Fad Dieting or Eating Disorder?

Fad dieting has become so entrenched in US culture that it is seen by many as a normal part of daily life. It has become almost chic to be on the latest fad diet. Fad dieting has become so common place that it has actually created its own $61 billion industry. But is Yo-Yo or fad dieting really safe or is it a sign of a more serious issue? When we hear the word eating disorder, we immediately think of anorexia and bulimia. But did you know that perpetual dieting can be considered an eating disorder?

According to Psychology Today, people who diet are eight times as likely to develop an eating disorder as people who don’t diet. Dieting is like a gateway drug that can trap someone in a vicious cycle of eating disorders which can take years to overcome. In fact, studies show that 35% of “normal dieters” progress to pathological dieting. Of those, 25% progress to partial or full-syndrome eating disorders. This suggests that fad dieting is indeed a type of eating disorder.

As the research suggests, fad dieting can progress to other types of eating disorders as well. Approximately 10 million women and one million men in the United States struggle with anorexia and bulimia. There are another 25 million who suffer from binge-eating disorder. There is an epidemic of eating disorders in our country that is causing more serious effects than being overweight may cause. According to the National Association of Anorexia Nervosa and Associated Disorders (ANAD), almost 50% of people with eating disorders meet the criteria for depression. Below are more statistics from ANAD related to fad dieting and eating disorders. Unfortunately fad dieting is starting to negatively affect girls at a younger age as the research shows:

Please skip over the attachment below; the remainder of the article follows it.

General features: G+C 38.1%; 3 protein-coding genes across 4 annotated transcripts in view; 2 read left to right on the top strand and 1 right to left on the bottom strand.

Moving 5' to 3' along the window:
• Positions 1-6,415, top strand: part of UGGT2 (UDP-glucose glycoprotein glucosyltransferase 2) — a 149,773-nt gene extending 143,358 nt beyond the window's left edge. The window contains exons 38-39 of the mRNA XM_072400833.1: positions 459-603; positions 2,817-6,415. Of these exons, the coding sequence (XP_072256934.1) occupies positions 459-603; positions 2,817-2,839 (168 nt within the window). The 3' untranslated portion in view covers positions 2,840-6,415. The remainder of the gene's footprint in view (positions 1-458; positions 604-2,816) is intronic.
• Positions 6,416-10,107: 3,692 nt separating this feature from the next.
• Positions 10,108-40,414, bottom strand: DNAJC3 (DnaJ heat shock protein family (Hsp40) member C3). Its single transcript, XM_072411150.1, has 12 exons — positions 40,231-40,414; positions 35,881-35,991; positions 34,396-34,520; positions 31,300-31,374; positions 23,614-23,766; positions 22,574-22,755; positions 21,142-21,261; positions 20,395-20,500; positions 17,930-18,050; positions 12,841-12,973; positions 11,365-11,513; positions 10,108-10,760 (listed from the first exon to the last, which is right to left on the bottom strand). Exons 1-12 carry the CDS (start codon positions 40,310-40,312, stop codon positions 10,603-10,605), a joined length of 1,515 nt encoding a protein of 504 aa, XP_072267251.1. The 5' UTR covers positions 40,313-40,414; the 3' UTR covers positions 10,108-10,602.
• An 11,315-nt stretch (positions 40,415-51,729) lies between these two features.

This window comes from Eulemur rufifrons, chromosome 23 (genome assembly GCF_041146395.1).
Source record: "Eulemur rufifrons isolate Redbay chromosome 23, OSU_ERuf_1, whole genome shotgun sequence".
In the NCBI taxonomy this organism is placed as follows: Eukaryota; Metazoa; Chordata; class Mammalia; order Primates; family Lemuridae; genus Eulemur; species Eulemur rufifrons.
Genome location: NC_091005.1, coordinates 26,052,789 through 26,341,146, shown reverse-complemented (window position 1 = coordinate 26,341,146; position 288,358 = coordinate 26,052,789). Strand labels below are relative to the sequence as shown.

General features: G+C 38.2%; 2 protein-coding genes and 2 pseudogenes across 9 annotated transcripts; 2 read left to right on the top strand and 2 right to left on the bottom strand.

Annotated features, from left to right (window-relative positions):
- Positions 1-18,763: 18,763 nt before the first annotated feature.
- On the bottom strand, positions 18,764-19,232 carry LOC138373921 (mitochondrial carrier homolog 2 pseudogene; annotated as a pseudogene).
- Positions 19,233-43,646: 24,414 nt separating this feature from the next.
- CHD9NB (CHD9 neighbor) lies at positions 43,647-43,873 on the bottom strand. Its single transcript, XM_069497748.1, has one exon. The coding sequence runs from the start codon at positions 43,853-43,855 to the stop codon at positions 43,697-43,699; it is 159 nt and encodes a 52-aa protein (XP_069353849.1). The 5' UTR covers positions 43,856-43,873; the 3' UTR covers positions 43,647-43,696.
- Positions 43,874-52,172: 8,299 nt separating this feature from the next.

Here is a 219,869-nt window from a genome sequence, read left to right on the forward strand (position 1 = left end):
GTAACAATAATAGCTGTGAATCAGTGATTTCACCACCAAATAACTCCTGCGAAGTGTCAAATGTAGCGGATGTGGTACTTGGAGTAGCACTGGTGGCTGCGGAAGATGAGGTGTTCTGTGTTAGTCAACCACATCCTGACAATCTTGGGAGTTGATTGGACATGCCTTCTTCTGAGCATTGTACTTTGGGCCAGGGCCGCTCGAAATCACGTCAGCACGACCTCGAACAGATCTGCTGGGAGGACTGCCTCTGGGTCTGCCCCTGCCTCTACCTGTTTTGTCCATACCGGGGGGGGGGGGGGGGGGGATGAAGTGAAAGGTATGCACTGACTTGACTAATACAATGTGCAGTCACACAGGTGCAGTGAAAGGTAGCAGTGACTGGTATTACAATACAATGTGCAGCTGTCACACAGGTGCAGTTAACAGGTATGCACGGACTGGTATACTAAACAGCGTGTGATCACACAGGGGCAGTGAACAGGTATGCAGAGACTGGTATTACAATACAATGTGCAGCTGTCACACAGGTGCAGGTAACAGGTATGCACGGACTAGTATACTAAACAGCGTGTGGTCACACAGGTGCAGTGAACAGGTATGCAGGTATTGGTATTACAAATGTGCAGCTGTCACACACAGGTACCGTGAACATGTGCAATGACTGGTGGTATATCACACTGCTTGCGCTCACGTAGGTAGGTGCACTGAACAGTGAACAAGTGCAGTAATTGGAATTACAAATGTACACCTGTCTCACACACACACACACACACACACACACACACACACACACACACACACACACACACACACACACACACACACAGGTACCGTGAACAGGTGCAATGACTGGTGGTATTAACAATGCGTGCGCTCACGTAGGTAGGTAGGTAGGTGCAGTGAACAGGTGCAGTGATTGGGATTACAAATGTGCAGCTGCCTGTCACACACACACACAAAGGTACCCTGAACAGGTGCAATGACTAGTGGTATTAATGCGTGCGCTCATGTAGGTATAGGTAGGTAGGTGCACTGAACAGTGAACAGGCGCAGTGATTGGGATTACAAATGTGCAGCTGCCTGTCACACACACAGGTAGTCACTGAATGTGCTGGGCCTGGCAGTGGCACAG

• 95% of all dieters will regain their lost weight within 5 years.

• Eating disorders have the highest mortality rate of any mental illness

• Over 50% of teenage girls use unhealthy weight control behaviors such as skipping meals, fasting, smoking cigarettes, vomiting, and taking laxatives.

• 47% of girls in 5th-12th grade want to lose weight because of magazine pictures.

• 42% of 1st-3rd grade girls want to be thinner.

• 81% of 10 year olds are afraid of being fat.

These statistics show that fad dieting is a real problem and only getting worse as girls feel the pressure to be thin at earlier ages. Has our culture digressed so far that nearly half of 1st grade girls worry about being thinner? These statistics show how fad dieting can lead to other eating disorders which may lead to depression and even death. Fad dieting is a serious issue with serious consequences.

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